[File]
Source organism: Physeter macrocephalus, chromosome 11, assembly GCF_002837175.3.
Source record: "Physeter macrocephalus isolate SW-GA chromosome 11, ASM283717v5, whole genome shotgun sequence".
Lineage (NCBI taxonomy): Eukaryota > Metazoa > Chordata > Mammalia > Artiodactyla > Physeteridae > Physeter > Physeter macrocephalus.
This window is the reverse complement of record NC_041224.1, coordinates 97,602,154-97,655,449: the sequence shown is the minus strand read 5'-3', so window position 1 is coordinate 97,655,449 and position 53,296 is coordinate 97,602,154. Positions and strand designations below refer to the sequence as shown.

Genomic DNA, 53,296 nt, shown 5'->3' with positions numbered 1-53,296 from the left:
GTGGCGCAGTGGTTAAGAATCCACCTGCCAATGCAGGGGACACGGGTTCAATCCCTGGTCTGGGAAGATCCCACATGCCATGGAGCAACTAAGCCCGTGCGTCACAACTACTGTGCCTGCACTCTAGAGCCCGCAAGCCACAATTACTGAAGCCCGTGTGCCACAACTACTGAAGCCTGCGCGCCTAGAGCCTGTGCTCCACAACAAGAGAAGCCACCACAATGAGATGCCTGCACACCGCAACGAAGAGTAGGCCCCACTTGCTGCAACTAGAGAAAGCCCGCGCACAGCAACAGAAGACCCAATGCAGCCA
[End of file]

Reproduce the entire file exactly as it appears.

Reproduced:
Source organism: Physeter macrocephalus, chromosome 11, assembly GCF_002837175.3.
Source record: "Physeter macrocephalus isolate SW-GA chromosome 11, ASM283717v5, whole genome shotgun sequence".
Lineage (NCBI taxonomy): Eukaryota > Metazoa > Chordata > Mammalia > Artiodactyla > Physeteridae > Physeter > Physeter macrocephalus.
This window is the reverse complement of record NC_041224.1, coordinates 97,602,154-97,655,449: the sequence shown is the minus strand read 5'-3', so window position 1 is coordinate 97,655,449 and position 53,296 is coordinate 97,602,154. Positions and strand designations below refer to the sequence as shown.

Genomic DNA, 53,296 nt, shown 5'->3' with positions numbered 1-53,296 from the left:
GTGGCGCAGTGGTTAAGAATCCACCTGCCAATGCAGGGGACACGGGTTCAATCCCTGGTCTGGGAAGATCCCACATGCCATGGAGCAACTAAGCCCGTGCGTCACAACTACTGTGCCTGCACTCTAGAGCCCGCAAGCCACAATTACTGAAGCCCGTGTGCCACAACTACTGAAGCCTGCGCGCCTAGAGCCTGTGCTCCACAACAAGAGAAGCCACCACAATGAGATGCCTGCACACCGCAACGAAGAGTAGGCCCCACTTGCTGCAACTAGAGAAAGCCCGCGCACAGCAACAGAAGACCCAATGCAGCCA